To plan the memorial, we went to our favorite hiking location; Red Rock Canyon, a breathtaking park just outside of Las Vegas. Our favorite path was rarely taken by other hikers, so we almost always had this Southwestern mountainous expanse to ourselves. We walked until a spot spoke to Kris. It was a bittersweet section of the trail marked by a withering desert tree that looked as if it had been snuffed out by fire. It was a natural work of art: The branches, an eerie black and white, reached out in all directions as if begging for help. It was a lonely tree; at one time powerful, defying the harsh desert until something came along to overwhelm and consume it, reducing it to a skeletal version of itself.
At the same time, all around there was beauty. In the distance, the arid mountains stood like an army of colorful soldiers marching shoulder to shoulder. The desert grasses and flora flowed like a calm ocean splashing on the mountain foothills. Small twitting birds, antelope ground squirrels and hawks went about their morning hunt for food and companionship. Except for the sweet animal sounds, there was silence.
That spot defined our journey and a snapshot of what lay ahead. A land that had never ceased to stun us with it’s richness, a place full of warm, loving memories. And a tree, once part of this thriving desert style cornucopia of nature, gone, yet very present. Even though its life had expired, it continued to provide shelter, a place for some creature to rest high above the ground away from a predator. In its own way a charismatic vision from the past gracing its surroundings. About fifty feet off the trail, there was the perfect setting for the service, complete with a ring of small desert shrubs as if naturally designed for the ceremony.
The day of the memorial couldn’t have been more perfect; the sun shone brightly in an azure sky. One friend, in her late eighties, insisted on climbing the steep hill leading to the destination, as if on a religious pilgrimage. Once all twenty people gathered, I shared my deep feelings for Kris and our mutual love for this location. All attendees took turns scattering her ashes within the naturally designed enclosure while spreading dried rose petals on top. As per Kris’ wish, each person received a gift; a small box with a red rock and a saying written on a sliver of paper. A personal touch from her to each of us.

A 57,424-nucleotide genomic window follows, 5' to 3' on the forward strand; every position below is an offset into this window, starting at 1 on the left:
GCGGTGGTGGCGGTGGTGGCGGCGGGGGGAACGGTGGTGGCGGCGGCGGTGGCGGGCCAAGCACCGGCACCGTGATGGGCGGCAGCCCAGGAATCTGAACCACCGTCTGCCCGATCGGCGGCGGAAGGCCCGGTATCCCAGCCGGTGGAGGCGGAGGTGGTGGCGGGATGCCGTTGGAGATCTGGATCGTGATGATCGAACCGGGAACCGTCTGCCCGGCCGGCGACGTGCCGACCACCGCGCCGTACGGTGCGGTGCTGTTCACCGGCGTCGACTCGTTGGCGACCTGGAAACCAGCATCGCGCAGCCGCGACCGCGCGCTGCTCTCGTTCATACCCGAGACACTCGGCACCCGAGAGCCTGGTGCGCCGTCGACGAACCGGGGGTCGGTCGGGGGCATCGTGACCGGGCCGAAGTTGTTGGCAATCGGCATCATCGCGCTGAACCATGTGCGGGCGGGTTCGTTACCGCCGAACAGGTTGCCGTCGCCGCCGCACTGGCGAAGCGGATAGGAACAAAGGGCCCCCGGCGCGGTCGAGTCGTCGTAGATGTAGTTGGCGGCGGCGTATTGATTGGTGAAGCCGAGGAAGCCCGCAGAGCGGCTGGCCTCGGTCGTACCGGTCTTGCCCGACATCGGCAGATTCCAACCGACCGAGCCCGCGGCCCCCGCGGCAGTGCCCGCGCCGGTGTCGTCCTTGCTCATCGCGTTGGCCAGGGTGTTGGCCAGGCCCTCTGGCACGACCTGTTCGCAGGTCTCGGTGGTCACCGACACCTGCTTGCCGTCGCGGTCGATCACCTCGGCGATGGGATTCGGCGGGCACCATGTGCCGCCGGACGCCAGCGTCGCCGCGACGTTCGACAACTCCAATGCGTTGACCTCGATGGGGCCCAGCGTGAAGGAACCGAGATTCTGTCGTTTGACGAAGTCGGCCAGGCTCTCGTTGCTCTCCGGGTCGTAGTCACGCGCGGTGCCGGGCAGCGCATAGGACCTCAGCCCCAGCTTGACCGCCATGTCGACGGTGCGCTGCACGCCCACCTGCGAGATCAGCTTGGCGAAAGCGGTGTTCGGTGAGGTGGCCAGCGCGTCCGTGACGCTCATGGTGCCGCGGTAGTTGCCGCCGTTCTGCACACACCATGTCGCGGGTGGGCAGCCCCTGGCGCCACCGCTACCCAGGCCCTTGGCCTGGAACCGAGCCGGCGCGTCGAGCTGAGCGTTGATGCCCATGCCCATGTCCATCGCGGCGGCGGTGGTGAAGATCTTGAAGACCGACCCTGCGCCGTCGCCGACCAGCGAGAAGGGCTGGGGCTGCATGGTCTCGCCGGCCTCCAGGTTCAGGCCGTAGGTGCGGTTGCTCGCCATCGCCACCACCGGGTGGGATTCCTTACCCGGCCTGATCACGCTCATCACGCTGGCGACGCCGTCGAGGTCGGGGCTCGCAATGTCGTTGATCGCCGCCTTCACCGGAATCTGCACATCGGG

The contemporary customization of cremation memorials gave Kris and me the opportunity to design a unique ceremony, in the setting of our choice, in a way that personally expressed this heartbreaking transition. I believe it helped make her passing feel perfectly completed and full of peace.
Baby Boomers are now coping with aging and, with that, anticipation of the final chapters of life. In the coming decade they will be passing away in increasingly larger numbers. According to the Cremation Association of North America, already over 45% of Americans are choosing cremation and is projected to go over 50% in the next year or so. Although historical traditions have their beauty, they run the risk of becoming rote and devoid of conveying the feelings that express the sacred connection inherent in loving and losing another human being. Those who die contain the narrative that help shape our lives, our memories, our world view. Why not take each memorial and transform it into an expression that symbolizes what we love best and want to remember? Painful though it may be, there is great value in creating a ceremony-whether it’s a funeral, burial, memorial service or life cremation, with the ones we love, when they are still alive, if time and circumstance allow.
As odd as we might find Bioletti’s remains resting in a large coffee pot, it was his legacy. A remembrance of what made his life’s unique. Don’t we all deserve that?
Ira J. Woods is the President of OneWorld Memorials, an eCommerce company located in St. Paul, MN., that sells cremation urns, pet memorial products and sympathy gifts to the public. Woods lives in the Twin Cities and was inspired to start the company after the loss of his spouse, Kris, to cancer. He is also the Founder of ConsciousDepartures.org, where he blogs on topics of end-of-life caregiving.